Same in CA - yes chain controls apply to all vehicles however vehicles with proper AWD and acceptable tires will get waved through 99.9% of the time. The only thing I've seen that has resulted in a AWD vehicle get stopped and have chains put on are summer tires or bald tires. And yes the guys watching do look at tire tread.

Like I said you will NEVER EVER use chains on your subaru in CA period. If you do it will be such a rare and special case that it doesn't involve driving on open public roads.
 

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chains ok on all four

As for when you put chains on the subaru - you do not put chains on the subaru. LOL When you drive over the pass and you see a chain control stop they wave you through some areas the chain monkeys actually have a Subaru specific wave sort of like a secret handshake. Welcome to the fantastic world of Subaru AWD - you will never use them or need them in CA.

If you ever as in EVER find you need them they only go on the Front tires and yes they can heavily damage your car if not used right. So #1 Rule NEVER use Chains on your subaru![/QUOTE]

I call bs on no chains...!

I have used them on all four with zero problems...
I recommend cheap cable type chains.

It will not affect your awd..I've driven in some nasty icy conditions..
Unless you can afford some nokian hakkapelettias (best snow tire in the world).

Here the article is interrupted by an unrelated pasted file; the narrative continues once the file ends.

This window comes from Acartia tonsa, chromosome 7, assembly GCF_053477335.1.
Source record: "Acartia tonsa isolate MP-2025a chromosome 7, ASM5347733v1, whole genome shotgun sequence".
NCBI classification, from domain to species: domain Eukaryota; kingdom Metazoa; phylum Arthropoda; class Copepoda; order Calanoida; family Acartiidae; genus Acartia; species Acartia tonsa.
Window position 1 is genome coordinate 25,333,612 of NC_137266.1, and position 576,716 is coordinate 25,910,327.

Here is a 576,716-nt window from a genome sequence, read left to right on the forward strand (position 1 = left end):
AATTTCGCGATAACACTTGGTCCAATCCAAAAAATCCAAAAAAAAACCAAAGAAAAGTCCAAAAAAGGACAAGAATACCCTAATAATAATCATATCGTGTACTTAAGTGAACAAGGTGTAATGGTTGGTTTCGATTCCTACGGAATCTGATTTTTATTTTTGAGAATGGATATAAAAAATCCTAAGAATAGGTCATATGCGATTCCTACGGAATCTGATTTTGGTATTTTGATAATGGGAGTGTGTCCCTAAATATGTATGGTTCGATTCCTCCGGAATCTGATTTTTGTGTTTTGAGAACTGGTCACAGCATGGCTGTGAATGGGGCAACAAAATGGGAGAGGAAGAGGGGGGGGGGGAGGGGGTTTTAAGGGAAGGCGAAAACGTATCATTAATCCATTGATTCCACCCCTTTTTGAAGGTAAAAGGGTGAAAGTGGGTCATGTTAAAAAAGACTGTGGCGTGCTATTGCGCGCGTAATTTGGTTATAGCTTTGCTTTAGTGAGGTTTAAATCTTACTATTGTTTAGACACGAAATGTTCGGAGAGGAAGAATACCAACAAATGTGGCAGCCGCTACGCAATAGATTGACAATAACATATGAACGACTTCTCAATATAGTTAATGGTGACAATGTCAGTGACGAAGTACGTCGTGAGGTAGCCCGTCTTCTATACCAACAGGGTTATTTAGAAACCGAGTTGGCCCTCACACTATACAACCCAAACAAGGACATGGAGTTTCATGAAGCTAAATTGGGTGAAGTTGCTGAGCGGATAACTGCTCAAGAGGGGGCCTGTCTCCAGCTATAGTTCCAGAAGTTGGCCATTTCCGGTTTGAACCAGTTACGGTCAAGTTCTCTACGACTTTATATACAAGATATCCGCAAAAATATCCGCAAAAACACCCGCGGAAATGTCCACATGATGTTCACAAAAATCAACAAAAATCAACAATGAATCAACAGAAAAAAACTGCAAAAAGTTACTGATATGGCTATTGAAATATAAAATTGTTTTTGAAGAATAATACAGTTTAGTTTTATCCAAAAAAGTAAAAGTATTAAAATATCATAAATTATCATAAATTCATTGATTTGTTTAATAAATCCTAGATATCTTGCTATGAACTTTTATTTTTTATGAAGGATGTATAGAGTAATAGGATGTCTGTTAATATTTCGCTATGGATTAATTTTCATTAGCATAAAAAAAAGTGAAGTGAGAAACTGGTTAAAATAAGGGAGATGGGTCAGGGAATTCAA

I've found if you pull the abs fuse in snow/ice conditions your braking is much better...Abs is great for wet/dry pavement only....!

Best trick is to air down your tires about 10 lbs. and chain up and air back upthey will be nice and tight..(midwest trick)
 

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As for when you put chains on the subaru - you do not put chains on the subaru. LOL When you drive over the pass and you see a chain control stop they wave you through some areas the chain monkeys actually have a Subaru specific wave sort of like a secret handshake. Welcome to the fantastic world of Subaru AWD - you will never use them or need them in CA.

If you ever as in EVER find you need them they only go on the Front tires and yes they can heavily damage your car if not used right. So #1 Rule NEVER use Chains on your subaru!
I call bs on no chains...!

I have used them on all four with zero problems...
I recommend cheap cable type chains.

It will not affect your awd..I've driven in some nasty icy conditions..
Unless you can afford some nokian hakkapelettias (best snow tire in the world).

I've found if you pull the abs fuse in snow/ice conditions your braking is much better...Abs is great for wet/dry pavement only....!

Best trick is to air down your tires about 10 lbs. and chain up and air back upthey will be nice and tight..(midwest trick)[/QUOTE]


I've used chains on all 4 too NEVER EVER on a open public road nor have we ever needed to use them on a public road thats open to traffic. Like I said in CA you will never use your chains on a public road especially when going to a major ski resort!

And yes chaining all 4 with the full time AWD system poses a mechanical issue given the type of traction all 4 wheels create can stress the AWD system given nothing but the most extreme traction issues would ever demand this type of need and even then the wheels would break traction long before stressing the drive system. Key word would be EXTREME conditions which also translates to closed public road.